Leaving some stain in the groves adds to the naturally aged appearance. Furniture refinishers actually re-create this look by applying glaze to these crevices. You’re doing the reverse and sanding off the stain on the flat areas and leaving the stain that’s naturally in the groves.
Add A Clear Topcoat to Protect
Once you’re satisfied with the color tones of the wood, it’s time to add a topcoat to protect the wood. General Finishes Flat-Out-Flat is perfect for natural wood.
If you were to apply an oil-based poly to natural wood, it will turn it yellow and that’s not the look you want. Many water-based polycrilics will also change the natural color of the wood. I’ve found that General Finishes Flat-Out-Flat changes the natural color of the wood the least and adds a buttery-soft, clear finish that won’t yellow the wood.
Both of the sideboards featured here have three coats of GF Flat-Out-Flat clear topcoat brushed on to them.
Absolutely gorgeous isn’t it! Not only is it much more durable than a painted surface, there are natural color variations (heavier in the crevices) without the hassle of multiple layers of stain and glaze. Trust me I know as this this 7-layer stained dresser and this driftwood dining table each took two weeks to achieve their finishes.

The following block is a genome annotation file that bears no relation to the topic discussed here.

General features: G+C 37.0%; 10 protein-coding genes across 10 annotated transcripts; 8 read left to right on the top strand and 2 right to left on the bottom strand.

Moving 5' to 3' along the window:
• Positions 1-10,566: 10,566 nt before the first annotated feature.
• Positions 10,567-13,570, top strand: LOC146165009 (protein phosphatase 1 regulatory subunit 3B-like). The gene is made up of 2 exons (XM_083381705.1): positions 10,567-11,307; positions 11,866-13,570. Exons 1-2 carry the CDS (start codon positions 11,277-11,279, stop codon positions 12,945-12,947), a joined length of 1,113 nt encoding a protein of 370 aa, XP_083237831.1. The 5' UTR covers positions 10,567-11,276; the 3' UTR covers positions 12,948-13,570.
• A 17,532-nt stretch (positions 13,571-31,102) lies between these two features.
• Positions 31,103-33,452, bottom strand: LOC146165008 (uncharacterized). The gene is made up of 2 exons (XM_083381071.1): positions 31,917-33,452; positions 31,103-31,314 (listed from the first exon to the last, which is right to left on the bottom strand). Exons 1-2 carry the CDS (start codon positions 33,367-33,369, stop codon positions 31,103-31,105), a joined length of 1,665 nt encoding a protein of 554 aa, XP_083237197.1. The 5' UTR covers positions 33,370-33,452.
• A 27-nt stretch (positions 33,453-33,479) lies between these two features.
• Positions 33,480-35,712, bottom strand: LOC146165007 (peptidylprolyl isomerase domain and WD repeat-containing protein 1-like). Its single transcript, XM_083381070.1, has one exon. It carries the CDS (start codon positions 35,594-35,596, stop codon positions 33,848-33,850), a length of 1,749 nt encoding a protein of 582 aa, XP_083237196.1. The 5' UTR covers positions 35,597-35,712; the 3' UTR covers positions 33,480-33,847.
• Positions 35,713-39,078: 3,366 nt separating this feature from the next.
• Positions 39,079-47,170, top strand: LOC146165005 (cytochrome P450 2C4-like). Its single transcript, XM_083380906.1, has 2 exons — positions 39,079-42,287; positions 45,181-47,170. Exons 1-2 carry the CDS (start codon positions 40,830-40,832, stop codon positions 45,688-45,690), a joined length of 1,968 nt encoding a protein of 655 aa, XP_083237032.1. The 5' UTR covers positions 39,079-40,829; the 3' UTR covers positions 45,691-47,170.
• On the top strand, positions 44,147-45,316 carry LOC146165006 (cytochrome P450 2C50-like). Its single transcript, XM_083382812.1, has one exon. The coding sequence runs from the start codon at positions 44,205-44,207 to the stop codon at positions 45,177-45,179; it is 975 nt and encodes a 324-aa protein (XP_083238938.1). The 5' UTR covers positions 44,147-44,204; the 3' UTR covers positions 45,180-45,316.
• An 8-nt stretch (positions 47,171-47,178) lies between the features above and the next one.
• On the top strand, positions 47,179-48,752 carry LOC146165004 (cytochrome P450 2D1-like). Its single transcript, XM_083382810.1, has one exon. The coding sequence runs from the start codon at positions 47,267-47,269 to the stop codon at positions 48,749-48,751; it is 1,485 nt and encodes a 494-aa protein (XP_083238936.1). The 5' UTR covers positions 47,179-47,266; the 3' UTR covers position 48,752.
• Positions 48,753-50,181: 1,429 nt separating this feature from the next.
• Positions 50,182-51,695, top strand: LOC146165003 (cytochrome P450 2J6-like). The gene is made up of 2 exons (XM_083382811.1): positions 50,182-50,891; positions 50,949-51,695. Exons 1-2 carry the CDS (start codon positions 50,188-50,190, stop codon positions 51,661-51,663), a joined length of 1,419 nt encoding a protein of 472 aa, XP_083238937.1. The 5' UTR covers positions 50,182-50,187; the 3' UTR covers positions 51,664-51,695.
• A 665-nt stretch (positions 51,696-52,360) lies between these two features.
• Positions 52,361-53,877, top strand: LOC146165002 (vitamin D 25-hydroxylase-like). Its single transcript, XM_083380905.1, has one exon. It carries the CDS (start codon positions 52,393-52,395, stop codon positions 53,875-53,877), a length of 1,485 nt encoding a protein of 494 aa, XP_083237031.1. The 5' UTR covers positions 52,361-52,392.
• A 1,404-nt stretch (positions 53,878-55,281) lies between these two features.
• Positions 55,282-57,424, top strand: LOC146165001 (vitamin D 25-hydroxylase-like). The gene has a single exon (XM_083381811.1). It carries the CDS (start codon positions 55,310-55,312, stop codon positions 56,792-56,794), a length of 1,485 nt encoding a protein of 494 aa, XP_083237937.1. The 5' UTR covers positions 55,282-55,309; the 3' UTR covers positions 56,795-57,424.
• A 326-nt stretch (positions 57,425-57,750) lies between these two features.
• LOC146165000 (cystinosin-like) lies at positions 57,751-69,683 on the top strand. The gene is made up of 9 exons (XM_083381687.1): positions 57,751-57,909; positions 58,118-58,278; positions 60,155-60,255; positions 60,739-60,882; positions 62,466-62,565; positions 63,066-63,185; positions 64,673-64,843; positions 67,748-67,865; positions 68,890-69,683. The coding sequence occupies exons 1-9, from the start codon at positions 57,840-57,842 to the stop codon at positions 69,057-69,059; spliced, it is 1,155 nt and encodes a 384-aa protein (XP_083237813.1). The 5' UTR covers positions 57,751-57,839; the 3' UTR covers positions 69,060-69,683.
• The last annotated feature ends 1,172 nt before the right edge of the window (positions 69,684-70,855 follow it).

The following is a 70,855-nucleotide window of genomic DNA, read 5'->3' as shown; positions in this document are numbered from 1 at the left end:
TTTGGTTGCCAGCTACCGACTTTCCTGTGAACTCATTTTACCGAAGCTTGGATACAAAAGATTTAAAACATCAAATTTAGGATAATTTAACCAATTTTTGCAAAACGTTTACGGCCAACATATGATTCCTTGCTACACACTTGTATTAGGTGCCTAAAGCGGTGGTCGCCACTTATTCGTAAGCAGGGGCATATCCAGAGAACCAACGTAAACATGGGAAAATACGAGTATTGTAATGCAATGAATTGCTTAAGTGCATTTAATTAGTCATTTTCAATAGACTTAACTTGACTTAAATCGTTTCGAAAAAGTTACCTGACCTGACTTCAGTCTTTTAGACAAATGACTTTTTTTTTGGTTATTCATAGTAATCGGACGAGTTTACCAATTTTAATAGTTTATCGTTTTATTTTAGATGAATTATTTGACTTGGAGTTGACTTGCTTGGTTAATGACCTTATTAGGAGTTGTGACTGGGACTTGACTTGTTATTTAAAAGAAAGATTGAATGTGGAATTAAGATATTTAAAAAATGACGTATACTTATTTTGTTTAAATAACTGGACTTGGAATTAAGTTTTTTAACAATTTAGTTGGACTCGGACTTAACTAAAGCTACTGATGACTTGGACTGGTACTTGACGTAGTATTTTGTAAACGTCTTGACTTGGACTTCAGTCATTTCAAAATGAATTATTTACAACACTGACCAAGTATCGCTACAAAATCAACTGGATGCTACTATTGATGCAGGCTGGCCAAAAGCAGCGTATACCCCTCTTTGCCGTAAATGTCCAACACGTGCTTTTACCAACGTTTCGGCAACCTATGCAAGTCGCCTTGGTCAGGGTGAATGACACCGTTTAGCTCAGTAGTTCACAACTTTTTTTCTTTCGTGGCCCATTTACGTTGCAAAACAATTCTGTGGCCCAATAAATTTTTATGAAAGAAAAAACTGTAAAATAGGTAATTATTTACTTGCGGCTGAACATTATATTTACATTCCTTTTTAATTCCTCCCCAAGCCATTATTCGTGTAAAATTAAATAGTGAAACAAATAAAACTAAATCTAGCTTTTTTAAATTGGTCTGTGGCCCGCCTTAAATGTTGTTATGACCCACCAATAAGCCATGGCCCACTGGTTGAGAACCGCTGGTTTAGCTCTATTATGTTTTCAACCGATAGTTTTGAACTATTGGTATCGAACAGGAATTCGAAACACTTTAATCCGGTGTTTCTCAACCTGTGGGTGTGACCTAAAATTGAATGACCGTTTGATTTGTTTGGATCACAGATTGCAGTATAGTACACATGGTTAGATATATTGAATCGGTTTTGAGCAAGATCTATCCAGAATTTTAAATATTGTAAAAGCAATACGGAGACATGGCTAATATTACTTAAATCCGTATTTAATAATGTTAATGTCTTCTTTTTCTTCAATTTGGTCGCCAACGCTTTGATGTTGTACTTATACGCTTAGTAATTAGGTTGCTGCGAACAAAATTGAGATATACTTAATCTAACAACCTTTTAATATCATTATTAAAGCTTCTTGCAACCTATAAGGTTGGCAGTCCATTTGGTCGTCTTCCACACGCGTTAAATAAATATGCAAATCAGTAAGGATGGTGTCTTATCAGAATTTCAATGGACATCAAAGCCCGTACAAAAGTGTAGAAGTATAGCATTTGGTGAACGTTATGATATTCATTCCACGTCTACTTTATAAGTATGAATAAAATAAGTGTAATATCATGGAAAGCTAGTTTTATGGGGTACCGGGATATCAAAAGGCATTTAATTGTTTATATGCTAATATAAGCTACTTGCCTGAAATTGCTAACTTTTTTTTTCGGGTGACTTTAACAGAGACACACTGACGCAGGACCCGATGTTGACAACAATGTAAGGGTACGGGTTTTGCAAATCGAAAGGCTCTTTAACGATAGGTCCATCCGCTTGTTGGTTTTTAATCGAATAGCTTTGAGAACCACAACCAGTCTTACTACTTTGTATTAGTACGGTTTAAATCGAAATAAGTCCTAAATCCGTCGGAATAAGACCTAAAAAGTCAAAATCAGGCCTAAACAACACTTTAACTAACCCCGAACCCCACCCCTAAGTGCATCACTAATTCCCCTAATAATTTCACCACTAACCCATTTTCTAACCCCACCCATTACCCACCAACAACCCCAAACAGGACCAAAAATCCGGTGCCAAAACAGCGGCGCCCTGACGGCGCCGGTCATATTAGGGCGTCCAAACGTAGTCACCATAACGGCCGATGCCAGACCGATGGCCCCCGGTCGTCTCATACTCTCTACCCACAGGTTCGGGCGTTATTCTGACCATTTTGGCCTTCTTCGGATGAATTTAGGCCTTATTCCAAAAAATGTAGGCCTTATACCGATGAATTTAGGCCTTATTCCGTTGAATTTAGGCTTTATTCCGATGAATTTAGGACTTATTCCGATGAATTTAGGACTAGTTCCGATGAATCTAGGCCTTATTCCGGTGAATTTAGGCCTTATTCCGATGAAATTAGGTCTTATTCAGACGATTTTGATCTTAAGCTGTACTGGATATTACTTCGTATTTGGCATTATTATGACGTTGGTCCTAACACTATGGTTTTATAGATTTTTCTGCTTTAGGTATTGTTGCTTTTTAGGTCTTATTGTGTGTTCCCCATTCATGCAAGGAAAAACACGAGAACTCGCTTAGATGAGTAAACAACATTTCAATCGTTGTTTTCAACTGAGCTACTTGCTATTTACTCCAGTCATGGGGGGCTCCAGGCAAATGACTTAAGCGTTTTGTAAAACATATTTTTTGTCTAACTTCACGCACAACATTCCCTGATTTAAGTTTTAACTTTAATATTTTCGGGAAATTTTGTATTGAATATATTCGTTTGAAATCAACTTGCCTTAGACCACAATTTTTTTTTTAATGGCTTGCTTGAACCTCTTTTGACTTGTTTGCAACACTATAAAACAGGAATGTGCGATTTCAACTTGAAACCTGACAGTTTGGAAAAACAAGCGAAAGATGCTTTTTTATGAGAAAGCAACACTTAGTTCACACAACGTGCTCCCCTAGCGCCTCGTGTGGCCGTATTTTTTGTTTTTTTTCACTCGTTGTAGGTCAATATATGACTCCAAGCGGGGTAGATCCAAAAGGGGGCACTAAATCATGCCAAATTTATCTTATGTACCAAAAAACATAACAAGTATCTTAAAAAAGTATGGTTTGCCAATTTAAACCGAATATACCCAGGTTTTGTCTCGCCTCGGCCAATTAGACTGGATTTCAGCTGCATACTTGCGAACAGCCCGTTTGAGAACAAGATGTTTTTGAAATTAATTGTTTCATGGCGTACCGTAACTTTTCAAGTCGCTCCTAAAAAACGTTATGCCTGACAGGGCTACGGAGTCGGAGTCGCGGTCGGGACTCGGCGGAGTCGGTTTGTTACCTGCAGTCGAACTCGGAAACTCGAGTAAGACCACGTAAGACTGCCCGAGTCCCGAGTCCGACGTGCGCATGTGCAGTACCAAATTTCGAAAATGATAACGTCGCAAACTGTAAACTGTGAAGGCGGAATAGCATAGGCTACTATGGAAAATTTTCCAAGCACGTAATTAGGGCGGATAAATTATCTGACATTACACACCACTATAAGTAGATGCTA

Add Rustic Hardware
The final hardware you choose will add to the authenticity of your naturally aged piece. Choose hardware that’s in line with the old-world feel. Browns and blacks work perfectly. Stay away from gold and silvers.
I chose a rubbed bronze handle purchased at Lowes. It’s a dark brown, almost black, metal that looks as though the edges were naturally worn away over time to reveal a touch of golden tone – just like the sideboard wood.
Not every piece of furniture needs to be painted, nor should it be. As a matter of fact, natural wood can be even more beautiful (and durable) than a painted or stained finish and will last decades longer! And as you can see, it is possible to achieve a naturally aged finish on furniture that’s only a few years old.
This sideboard is now for sale in Entri Ways’ online Shop.
Disclosure: This post contains affiliate links to products I use myself and love.